Accounting Tips

November 20, 2014

Depreciating Equipment for Tax Purposes

Depreciation is a very complex element of the tax code. It’s best you don’t try to tackle it on your own.

From time to time, you may buy a piece of equipment for your business. This can be anything from a small computer to a large machine that makes little washers to use in the products you sell to your customers. You don’t plan to retire this equipment after using it for a year. Rather, it will be used over a period of years, so you’ll want to depreciate it for tax purposes.

What do you need in order to depreciate a piece of equipment? First, you must own the equipment. If you rent a piece of equipment, you cannot take a depreciation deduction for it. However, there is a deduction available for rental payments which can be recorded on your Schedule C, on a specific line.

Second, you have to use the equipment in your business. You can’t claim depreciation on the family computer that you only use in your business part of the time. You can take some depreciation, but the amount you can record in depreciation will be reduced by the percentage you use the computer for personal tasks.

Third, the equipment must have a determinable useful life, which must be longer than one year. In other word, you have to know how long you should be able to use the equipment. The IRS establishes guidelines that determine the expected life of specific pieces of equipment. If you don’t anticipate using it for longer than a year, you should deduct it as another type of expense for the current year.

Finally, you will also need to know the depreciable basis of the property. This is a fancy term for a complicated concept. It’s calculated by taking the amount you paid for the equipment and any parts added to it, (to make it run better or last longer), less any casualty losses and any depreciation you recorded in a prior year.

There will be times when you can’t take depreciation on a piece of equipment or a building you’ve purchased. For example, if you bought some equipment and started using it in your business, but then decided it wasn’t what you needed and got rid of it. You cannot then take depreciation the equipment. Or, if you made the purchase to upgrade another piece of equipment, or added an addition to your home for a home office, you cannot deduct depreciation for it. You could, however, take depreciation on the value of the upgraded piece of equipment or building.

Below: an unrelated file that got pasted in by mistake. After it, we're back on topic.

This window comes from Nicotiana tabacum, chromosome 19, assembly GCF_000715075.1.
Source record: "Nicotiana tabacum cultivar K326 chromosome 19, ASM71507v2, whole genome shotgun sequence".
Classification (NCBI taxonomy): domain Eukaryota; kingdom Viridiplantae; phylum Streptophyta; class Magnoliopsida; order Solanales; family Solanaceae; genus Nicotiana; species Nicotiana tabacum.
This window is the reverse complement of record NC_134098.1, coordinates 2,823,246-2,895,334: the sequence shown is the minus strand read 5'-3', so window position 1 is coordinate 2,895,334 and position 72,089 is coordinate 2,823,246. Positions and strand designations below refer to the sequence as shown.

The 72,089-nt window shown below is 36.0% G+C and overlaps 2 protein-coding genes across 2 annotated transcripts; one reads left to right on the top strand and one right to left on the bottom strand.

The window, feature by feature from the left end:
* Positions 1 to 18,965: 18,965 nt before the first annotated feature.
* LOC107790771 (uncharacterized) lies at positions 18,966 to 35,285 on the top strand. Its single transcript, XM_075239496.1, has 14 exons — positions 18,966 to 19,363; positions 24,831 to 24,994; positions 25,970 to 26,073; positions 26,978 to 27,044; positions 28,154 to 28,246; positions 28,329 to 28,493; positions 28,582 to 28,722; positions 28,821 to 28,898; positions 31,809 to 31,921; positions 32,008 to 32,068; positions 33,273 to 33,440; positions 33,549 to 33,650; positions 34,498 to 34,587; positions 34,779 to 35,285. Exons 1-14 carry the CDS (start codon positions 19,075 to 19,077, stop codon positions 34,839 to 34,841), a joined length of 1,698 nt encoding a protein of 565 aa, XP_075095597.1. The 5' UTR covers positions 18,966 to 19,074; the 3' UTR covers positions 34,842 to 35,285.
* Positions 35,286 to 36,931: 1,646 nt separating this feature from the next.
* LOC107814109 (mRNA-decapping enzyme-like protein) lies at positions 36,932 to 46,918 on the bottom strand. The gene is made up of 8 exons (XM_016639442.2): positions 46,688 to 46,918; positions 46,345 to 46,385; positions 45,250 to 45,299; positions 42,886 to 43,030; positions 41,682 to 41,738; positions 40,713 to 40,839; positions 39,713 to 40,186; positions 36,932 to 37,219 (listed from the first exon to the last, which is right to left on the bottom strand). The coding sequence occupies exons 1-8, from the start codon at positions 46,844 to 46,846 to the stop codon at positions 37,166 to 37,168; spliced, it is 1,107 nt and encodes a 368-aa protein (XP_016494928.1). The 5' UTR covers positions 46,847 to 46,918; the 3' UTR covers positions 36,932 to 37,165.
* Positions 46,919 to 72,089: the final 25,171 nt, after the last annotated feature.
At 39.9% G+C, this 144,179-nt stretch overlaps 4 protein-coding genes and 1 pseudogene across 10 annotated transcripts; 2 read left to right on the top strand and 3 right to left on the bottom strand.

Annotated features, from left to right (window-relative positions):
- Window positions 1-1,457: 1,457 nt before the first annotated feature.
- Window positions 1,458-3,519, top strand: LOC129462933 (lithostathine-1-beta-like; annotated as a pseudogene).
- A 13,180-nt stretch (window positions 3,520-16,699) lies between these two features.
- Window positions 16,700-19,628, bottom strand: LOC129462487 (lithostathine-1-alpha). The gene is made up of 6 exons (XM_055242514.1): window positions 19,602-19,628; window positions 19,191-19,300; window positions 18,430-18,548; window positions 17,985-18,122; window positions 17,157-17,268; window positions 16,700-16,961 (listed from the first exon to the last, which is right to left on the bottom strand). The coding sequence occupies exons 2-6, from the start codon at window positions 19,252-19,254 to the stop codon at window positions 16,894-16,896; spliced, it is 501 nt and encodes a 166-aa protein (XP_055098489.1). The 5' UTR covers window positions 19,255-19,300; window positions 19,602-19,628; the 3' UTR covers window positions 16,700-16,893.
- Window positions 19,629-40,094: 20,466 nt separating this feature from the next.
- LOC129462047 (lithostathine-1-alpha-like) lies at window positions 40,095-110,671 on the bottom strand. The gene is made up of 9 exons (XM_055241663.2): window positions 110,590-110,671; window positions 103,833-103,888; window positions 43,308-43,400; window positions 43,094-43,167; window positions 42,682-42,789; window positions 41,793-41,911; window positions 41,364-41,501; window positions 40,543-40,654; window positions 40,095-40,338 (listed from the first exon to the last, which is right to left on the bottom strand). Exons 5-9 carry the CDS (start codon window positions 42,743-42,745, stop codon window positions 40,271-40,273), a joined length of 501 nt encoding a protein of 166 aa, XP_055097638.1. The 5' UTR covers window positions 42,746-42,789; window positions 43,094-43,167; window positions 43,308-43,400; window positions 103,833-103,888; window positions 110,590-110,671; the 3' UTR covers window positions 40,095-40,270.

There are other issues involved in calculation depreciation. This is a very complex area of the IRS tax code, and we don’t expect you to understand it fully.

So, if you’re planning a major purchase of equipment or other property, let us help you determine the best way to claim it for tax purposes.


About Wendroff & Associates, CPA
Located in Arlington, Virginia Wendroff & Associates, LLC is a full service accounting firm, specializing in Tax Strategy, CFO Consulting, QuickBooks Training and Outsourced Accounting. The firm prides itself on its technological advantage and innovative company culture to provide better service to its clients and partners to help them grow their business or organization and reach their professional goals. Wendroff & Associates, CPA provides smart financial solutions and thinks of its clients throughout the year, not just at tax time. For more information on Wendroff & Associates, CPA visit www.wendroffcpa.com.

Wendroff & Associates Media Contact:
Brian Wendroff
Managing Partner
bjwendroff@wendroffcpa.com
703-574-4892

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